An organization that is ready to use the StEPs program is:
- Aware that time, money and paid/unpaid workers will likely always be in short supply but is committed to doing the best it can with limited resources.
- Also aware that its board of directors or other governing authority should be supportive of its participation in StEPs because they will be involved in answering some assessment questions and other activities.
- Eager for change even if it means that some long-held traditions and practices may need to be reviewed and discussed.
- Understands that discussions about changing long-held traditions and practices may make some people uncomfortable, but also understands that the good of the organization, not individuals, comes first.
- Enthusiastic about using StEPs to guide planning and decision-making and to steer everyone within the organization towards the same goals.
- Interested in learning more about national museum standards and the benefits that can be realized by meeting the standards at the Basic, Good or Better levels.
- Optimistic that addressing museum standards can bring exciting opportunities, increased support and credibility, meaningful community engagement, and long-term sustainability.
Notice that the above list does not include the need for paid staff or a minimum annual budget. Paid staff and an ample budget are not necessary ingredients for participation or success in the StEPs program. Many suggested changes in the StEPs program involve communication and consensus building, such as drafting a policy or changing a procedure, instead of spending money.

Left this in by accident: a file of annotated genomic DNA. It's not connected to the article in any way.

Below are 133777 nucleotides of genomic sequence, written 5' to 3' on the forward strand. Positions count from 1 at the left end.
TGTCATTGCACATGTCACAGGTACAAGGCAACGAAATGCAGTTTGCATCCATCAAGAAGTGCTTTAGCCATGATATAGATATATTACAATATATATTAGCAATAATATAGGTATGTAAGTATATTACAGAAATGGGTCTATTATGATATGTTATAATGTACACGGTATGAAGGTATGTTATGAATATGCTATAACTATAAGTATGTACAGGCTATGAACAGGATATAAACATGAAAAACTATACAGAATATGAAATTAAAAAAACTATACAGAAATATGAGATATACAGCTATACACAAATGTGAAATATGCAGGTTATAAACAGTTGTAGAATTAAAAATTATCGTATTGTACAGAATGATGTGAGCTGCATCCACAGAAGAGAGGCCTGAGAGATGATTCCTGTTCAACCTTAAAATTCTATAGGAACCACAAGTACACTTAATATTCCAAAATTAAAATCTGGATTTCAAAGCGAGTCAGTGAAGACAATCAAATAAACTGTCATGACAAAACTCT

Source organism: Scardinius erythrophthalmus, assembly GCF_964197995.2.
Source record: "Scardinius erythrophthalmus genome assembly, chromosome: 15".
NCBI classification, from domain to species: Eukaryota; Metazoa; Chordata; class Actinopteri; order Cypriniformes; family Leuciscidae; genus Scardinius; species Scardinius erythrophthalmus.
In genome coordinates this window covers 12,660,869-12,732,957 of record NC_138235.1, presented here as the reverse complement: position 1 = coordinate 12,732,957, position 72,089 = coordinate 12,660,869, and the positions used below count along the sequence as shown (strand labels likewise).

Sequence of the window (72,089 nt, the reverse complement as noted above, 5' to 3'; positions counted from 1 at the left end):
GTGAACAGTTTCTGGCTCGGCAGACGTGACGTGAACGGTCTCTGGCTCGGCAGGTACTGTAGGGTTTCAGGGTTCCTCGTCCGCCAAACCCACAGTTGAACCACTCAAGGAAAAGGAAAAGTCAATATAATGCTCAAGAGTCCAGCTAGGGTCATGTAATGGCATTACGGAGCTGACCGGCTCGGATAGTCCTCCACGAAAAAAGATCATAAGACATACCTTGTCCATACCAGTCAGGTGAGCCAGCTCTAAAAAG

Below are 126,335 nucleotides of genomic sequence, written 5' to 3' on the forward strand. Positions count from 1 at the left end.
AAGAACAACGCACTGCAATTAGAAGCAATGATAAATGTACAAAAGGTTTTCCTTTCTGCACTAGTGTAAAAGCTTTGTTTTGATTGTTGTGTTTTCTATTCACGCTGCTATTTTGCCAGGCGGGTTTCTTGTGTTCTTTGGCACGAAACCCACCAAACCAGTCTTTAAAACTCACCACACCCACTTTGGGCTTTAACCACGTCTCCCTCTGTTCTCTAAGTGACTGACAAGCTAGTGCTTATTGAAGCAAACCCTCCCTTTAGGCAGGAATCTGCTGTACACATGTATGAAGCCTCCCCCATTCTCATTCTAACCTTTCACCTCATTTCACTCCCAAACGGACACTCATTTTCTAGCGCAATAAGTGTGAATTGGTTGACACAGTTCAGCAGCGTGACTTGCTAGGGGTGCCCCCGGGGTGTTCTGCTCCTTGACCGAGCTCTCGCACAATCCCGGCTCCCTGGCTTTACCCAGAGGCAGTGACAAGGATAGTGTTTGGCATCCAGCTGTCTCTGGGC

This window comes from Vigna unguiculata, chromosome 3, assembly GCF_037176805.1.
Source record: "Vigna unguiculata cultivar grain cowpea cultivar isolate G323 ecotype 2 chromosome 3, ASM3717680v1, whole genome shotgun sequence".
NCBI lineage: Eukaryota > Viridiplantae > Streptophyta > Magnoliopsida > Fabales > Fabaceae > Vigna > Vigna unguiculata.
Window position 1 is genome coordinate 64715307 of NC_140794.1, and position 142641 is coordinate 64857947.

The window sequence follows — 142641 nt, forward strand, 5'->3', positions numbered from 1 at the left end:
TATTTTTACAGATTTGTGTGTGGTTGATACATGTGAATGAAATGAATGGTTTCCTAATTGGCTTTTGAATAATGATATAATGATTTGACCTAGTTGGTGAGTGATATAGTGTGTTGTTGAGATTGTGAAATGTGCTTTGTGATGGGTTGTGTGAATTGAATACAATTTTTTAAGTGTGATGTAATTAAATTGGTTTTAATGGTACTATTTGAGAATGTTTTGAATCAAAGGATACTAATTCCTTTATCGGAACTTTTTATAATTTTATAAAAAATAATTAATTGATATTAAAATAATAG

You will likely find that you can use StEPs to gain more support, both financially and otherwise, as you are able to justify fundraising projects and funding requests by connecting them to the recommendations and standards outlined in StEPs.
If you decide your organization is not quite ready to take part in StEPs, AASLH recommends you consult the following resources that will help you prepare to begin the StEPs program:
Brophy, Sarah. Is Your Museum Grant-Ready? Assessing Your Organization’s Potential for Funding. Lanham, MD: AltaMira Press, 2005.
Catlin-Legutko, Cinnamon and Stacy Klingler. Small Museum Toolkit. Lanham, MD: AltaMira Press, 2012.
George, Gerald. Starting Right: A Basic Guide to Museum Planning, third ed. Lanham, MD: AltaMira Press, 2012.
Masaoka, Jan. Best of the Board Café: Hands-on Solutions for Nonprofit Boards, second ed. St. Paul, MN: Fieldstone Alliance, 2009.
Reibel, Daniel B. Registration Methods for the Small Museum, fourth ed. Lanham, MD: AltaMira Press, 2008.
Some states have field service programs that offer more individualized assistance for local organizations such as onsite or telephone consultations. Visit the FSA Agency Listing to see if your state has a field service program.